Larry S. Lev is a Professor in the Department of Agricultural and Resource Economics at Oregon State University. He will be working on bringing a set of three overlapping tools he has developed around marketing alternatives to Minnesota.

Katherine L. Clancy, most recently was a Senior Scientist, Food and Environment Program at the Union of Concerned Scientists. In the Fall of 2007, she will teach a one credit graduate seminar on food systems. Additionally she has a great number of contacts in the state and will collaborate with the Institute for Social, Economic and Ecosystem Services (ISEES) on developing a course module to explore the interaction of nutrition, food safety and public health concerns with the environmental effects of conventional and alternative production.


Do you have a great new idea for production or marketing that you'd like to try out on your farm? To learn more about competitive grant programs for farmers to implement innovative projects, and even get started writing a grant-plan to attend a grant-writing workshop, November 15, 6:00 p.m. to 9:00 p.m. at the New Century Charter School in Hutchinson, Minnesota. Representatives from three sustainable agriculture and value-added grant programs will be on hand to present information about writing successful grants, specific farmer grant programs, and to work with you on your ideas: NCR SARE Farmer Rancher Grant Program. MDA ESAP Demonstration Program. USDA Rural Development VAPG Program.

Connie Karstens and Doug Rathke, owners of Liberty Land & Livestock and The Lamb Shoppe near Hutchinson, will also talk about their experiences as recipients of both SARE and MDA grants for production and marketing projects.

There is no charge for the workshops, but pre-registration by Monday, November 13th is requested. To register or for more information, contact Beth Nelson:, 800-909-6472. Please leave your name, phone number, and number of people planning to attend.


Congratulations to Dave and Florence Minar who received October's "Good Farm Neighbor Award" from the Minnesota Department of Agriculture. Dave and Florence Minar and their family operate Cedar Summit Farm, a certified organic, grass-based creamery. The award honors livestock producers who are good neighbors and caring stewards of the environment. For more information visit

November 9, 2006. Pride of the Prairie Annual Fall Farmers Market, U of MN-Morris. 320-269-2105.

November 14, 2006. Ground Water Management, U of MN, St. Paul, MN., 651-276-8208.

December 10-13, 2006. Third National Conference on Grazing Lands, St. Louis, Missouri, For more info .

January 17, 2007. Local Energy/Local Opportunities, Saint Cloud Civic Center, St. Cloud, MN. For more information, contact the Minnesota Project, 651.645.6159 x6; or visit the Clean Energy Resource Teams website:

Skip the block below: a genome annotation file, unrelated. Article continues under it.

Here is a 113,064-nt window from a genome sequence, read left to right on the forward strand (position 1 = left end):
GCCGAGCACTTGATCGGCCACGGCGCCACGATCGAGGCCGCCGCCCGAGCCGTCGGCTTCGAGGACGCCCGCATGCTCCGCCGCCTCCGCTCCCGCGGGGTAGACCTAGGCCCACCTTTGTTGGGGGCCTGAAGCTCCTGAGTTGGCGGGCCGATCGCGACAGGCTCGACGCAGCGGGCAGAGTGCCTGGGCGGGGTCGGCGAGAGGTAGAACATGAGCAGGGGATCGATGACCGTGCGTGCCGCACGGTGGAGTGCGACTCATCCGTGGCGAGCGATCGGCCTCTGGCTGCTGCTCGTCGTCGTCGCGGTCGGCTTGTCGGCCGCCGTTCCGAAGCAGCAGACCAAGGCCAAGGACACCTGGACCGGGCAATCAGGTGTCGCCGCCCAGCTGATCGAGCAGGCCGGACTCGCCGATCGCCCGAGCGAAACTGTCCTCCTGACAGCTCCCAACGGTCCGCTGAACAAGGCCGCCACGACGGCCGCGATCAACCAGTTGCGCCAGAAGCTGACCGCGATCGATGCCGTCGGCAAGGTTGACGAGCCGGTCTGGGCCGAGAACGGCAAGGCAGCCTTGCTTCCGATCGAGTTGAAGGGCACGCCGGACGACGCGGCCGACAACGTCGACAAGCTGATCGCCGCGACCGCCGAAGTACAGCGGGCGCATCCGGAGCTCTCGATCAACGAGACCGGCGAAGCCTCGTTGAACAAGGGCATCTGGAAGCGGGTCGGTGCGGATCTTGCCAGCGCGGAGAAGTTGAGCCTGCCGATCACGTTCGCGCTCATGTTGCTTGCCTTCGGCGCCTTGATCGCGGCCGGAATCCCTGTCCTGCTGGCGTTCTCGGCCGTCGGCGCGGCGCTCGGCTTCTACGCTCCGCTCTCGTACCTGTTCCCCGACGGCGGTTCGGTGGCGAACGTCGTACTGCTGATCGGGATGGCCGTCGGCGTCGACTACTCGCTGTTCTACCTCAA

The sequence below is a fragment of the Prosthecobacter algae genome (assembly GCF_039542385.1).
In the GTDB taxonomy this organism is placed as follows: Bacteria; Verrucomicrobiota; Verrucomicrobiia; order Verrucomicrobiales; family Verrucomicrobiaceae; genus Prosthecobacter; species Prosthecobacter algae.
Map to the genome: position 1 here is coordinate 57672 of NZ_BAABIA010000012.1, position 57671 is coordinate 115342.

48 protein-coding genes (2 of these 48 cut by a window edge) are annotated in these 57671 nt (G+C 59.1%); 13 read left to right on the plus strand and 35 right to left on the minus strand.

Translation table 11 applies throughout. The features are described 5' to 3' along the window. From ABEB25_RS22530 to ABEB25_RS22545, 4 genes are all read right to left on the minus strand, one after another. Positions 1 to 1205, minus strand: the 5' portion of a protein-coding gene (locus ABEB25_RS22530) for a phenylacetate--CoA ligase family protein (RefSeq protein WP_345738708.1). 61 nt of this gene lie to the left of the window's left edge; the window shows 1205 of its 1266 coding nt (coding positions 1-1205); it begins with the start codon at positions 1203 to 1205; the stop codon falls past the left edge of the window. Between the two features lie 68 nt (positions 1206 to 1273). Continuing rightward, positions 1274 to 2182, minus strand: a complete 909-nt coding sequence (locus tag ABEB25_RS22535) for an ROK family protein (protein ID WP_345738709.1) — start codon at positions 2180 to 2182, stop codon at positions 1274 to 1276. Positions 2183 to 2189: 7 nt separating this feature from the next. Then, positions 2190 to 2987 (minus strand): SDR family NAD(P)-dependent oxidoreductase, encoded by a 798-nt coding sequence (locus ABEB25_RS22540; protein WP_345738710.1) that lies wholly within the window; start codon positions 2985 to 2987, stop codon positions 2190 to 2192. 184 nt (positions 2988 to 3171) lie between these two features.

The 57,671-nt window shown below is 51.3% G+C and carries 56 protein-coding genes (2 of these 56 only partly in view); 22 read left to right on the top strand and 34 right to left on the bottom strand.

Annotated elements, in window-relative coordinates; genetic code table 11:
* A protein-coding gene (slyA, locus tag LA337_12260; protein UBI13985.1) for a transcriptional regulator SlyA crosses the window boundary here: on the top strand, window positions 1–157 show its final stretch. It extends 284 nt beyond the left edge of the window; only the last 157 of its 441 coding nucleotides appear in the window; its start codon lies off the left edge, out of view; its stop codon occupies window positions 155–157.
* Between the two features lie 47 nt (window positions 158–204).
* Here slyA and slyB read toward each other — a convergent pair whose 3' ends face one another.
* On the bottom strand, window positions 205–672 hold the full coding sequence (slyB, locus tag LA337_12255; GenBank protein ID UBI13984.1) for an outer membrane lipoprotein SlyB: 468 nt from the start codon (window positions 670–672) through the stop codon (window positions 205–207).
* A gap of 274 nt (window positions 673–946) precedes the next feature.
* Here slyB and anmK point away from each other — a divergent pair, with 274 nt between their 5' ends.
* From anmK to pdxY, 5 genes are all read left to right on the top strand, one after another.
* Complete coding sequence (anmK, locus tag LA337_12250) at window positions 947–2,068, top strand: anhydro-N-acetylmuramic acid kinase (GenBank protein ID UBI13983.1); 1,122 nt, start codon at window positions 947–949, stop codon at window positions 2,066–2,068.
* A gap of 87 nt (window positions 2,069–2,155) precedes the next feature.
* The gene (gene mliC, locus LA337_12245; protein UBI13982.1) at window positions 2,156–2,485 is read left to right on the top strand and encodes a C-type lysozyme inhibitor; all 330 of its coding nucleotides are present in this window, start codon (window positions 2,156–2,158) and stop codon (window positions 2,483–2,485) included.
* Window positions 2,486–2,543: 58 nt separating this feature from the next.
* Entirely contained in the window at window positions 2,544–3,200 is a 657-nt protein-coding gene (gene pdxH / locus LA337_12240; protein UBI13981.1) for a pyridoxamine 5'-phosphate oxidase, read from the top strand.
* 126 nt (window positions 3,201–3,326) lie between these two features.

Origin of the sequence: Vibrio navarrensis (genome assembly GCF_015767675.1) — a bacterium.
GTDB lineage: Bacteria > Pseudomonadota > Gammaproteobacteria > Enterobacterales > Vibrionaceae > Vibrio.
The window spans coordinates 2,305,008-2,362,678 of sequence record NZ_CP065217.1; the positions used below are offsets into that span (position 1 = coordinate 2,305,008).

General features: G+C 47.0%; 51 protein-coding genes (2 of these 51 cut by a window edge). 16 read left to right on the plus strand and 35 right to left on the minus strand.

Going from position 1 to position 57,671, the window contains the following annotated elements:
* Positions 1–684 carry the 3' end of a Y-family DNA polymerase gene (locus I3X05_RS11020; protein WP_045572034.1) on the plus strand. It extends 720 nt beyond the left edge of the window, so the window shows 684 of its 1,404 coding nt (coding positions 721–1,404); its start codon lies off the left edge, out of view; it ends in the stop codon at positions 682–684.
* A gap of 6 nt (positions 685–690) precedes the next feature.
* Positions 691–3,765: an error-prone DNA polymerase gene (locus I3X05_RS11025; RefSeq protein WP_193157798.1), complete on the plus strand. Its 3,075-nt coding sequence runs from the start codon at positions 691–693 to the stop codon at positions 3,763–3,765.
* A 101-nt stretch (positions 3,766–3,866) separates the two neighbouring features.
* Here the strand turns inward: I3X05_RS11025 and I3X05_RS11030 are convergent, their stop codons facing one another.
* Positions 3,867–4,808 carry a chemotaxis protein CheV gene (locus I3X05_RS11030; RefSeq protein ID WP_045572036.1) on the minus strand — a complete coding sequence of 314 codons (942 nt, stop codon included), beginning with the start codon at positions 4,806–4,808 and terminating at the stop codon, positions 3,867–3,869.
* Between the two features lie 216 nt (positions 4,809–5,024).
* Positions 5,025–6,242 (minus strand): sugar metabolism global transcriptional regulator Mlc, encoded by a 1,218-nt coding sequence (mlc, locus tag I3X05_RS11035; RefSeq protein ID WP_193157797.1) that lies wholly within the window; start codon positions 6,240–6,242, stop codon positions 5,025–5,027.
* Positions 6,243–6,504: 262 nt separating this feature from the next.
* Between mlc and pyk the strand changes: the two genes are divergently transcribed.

As always, check the MISA calendar for more upcoming events!

What we're about

This newsletter is supported by the Minnesota Institute for Sustainable Agriculture (MISA). It's also supported by the University of Minnesota Extension Service, the North Central Region Sustainable Agriculture Research and Education (NCRSARE) Professional Development Program (PDP), and the Minnesota Department of Agriculture (MDA). MISA is a partnership between the Sustainer's Coalition and the University of Minnesota College of Agricultural, Food, and Environmental Sciences (COAFES).

Send story ideas to the editor: Jack Sperbeck, 405 Coffey Hall, 1420 Eckles Ave., University of Minnesota, St. Paul, MN 55108, (612) 625-1794, fax (612) 625-2207, e-mail: Other editorial board members: Helene Murray, (612) 625-0220,; and Bill Wilcke, (612) 625-8205, Please send address changes directly to: Bill Wilcke, Biosystems & Agricultural Engineering, 1390 Eckles Ave., St. Paul, MN 55108.

Also check MISA's home page at

Our mission statement: To help bring people together to influence the future of agriculture and rural communities to achieve socially, environmentally, and economically sustainable farms and communities.

To stimulate thinking and discussion about sustainability, we try to present items that reflect different points of view. This being the case, we aren't promoting and don't necessarily agree with everything we publish.

The University of Minnesota is committed to the policy that all persons shall have equal access to its programs, facilities, and employment without regard to race, color, creed, religion, national origin, sex, age, marital status, disability, public assistance status, veteran status, or sexual orientation.